Endangered Species- Nepal
Deforestation in Nepal has left acres land barren for years. As forests are destroyed, animal species lose their natural habitat and become more at risk of extinction. There are twenty-seven endangered mammal species located in Nepal’s forests. Below are two endangered species that the work of restoring natural habitats helps protect through your support of Eden Reforestation Projects.
Red pandas are one of the many species struggling to survive. The primary reasons red pandas are endangered include deforestation, hunting, and pet trading. Red pandas spend most of their life in trees. As forests are destroyed for farming, grazing, and logging, the red panda population loses their natural home, leaving them at risk in unprotected areas. Over the last fifty years, the red panda population has decreased by approximately forty percent. It is estimated that only two thousand five hundred adult red pandas remain in the wild today.
Asian elephants are the largest land mammals on the continent of Asia. Over the past seventy-five years, the population of Asian elephants has declined by approximately fifty percent. It is estimated that twenty to fifty thousand Asian elephants exist in the wild today. The primary reasons Asian elephants have become endangered is due to deforestation, fragmentation, poaching, and human-elephant conflict. As Asian elephants’ natural habitat decreases in size, they more often come into conflict with humans. Asian elephants raid crops, damage farmers’ fields, ruin houses, etc. As a result, humans occasionally kill Asian elephants to protect their property and families. Without a natural habitat, these confrontations become more prevalent.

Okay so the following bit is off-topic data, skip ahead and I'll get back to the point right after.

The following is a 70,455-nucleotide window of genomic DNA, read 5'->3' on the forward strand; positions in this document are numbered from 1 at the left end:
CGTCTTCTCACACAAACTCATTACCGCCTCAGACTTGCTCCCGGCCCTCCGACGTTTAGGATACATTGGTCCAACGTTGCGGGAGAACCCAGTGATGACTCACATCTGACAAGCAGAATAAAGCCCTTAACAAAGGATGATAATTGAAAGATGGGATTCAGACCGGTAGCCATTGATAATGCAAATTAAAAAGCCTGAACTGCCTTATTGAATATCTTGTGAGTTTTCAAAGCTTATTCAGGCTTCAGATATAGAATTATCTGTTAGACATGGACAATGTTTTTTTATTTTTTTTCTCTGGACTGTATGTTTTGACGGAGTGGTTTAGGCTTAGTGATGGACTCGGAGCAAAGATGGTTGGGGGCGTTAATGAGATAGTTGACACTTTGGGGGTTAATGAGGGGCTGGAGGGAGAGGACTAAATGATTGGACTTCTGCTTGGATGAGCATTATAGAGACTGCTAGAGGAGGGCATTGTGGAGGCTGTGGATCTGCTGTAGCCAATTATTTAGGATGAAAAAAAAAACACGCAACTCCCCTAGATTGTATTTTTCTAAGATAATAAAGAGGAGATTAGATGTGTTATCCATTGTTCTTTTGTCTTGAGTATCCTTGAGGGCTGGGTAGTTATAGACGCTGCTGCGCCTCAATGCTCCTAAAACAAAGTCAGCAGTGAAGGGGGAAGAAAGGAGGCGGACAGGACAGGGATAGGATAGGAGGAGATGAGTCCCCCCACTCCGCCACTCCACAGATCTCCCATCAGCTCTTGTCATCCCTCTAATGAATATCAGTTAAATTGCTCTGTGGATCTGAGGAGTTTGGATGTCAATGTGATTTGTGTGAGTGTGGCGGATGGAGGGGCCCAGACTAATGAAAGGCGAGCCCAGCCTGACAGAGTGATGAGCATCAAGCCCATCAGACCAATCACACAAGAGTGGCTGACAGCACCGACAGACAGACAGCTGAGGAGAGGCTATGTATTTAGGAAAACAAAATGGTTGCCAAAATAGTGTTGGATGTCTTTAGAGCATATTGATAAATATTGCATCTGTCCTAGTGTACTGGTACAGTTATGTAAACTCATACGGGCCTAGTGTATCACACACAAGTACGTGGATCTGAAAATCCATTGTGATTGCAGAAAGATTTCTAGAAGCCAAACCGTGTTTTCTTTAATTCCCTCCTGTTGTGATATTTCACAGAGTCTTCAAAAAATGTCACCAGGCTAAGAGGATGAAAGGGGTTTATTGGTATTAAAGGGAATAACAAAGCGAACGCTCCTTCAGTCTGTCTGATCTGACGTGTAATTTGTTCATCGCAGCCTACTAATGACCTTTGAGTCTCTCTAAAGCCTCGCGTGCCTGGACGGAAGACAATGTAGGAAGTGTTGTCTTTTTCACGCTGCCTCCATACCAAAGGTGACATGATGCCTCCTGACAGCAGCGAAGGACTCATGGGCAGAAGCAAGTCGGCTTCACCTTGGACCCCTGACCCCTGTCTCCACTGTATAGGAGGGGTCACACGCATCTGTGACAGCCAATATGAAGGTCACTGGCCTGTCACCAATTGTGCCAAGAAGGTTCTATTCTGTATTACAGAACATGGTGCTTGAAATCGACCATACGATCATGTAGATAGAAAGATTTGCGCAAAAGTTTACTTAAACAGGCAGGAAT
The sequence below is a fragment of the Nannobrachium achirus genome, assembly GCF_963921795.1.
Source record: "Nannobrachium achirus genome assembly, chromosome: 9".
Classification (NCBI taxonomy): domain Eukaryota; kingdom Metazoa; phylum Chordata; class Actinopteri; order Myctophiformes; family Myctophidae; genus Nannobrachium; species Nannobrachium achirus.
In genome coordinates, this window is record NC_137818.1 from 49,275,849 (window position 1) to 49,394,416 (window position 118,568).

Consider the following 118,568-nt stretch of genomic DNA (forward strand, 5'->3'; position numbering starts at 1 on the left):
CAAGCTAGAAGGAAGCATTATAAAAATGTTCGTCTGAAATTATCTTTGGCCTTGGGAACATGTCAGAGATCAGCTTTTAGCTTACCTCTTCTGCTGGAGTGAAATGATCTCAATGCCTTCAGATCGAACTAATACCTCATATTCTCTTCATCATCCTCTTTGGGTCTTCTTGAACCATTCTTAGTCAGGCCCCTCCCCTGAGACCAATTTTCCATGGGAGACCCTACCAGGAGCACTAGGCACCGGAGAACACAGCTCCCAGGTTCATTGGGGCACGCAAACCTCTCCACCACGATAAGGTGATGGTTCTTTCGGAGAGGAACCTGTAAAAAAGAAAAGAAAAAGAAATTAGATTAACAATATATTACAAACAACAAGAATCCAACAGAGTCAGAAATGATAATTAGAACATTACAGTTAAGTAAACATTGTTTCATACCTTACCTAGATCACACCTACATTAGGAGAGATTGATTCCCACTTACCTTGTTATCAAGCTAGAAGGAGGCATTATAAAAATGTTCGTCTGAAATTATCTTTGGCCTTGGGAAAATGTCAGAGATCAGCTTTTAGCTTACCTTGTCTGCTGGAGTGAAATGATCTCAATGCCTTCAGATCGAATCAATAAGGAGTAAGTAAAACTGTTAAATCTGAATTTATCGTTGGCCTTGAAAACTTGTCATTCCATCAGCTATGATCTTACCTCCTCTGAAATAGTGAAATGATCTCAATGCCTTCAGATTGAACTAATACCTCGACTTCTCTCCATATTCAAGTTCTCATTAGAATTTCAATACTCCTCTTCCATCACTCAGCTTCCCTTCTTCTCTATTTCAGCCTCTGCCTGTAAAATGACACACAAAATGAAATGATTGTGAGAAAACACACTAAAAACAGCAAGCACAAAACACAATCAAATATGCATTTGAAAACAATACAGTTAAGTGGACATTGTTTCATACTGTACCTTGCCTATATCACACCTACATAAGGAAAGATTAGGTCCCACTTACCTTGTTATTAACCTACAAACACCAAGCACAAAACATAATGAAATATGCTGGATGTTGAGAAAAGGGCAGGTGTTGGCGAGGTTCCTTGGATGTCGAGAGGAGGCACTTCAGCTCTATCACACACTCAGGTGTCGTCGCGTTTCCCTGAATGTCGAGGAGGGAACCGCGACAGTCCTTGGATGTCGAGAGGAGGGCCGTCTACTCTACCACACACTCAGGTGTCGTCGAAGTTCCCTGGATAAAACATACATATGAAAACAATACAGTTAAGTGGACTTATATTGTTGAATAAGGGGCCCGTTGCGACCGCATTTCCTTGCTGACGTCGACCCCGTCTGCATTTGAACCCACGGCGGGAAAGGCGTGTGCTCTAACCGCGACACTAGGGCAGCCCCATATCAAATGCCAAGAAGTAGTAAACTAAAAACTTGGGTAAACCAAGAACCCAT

Protecting Endangered Species
The risk of extinction increases for all of the species in Nepal as poaching, hunting, pet trading, and deforestation continues. Eden Reforestation Projects is taking action to protect and restore natural habitats in Nepal. Eden Reforestation Projects has been working in three distinct regions of Nepal since 2015. Hundreds of local villagers are employed by Eden Reforestation Projects to restore their forests by planting trees. Over 4 million trees have been planted in Nepal, and thousands more are planted each day. Eden Reforestation Projects also has a partnership with Chitwan National Park, a World Heritage Site in Nepal. By partnering with the National Park system, Eden Reforestation Projects is helping to protect and create a reforested buffer zone that is vital to preserving animal habitats.
Examples of Other Endangered Species
- Bengal Tiger
- One horned rhinoceros
- Snow leopard
To help with the preservation of the natural habitat of these species, please visit our Donate page. Thank you for all of your support.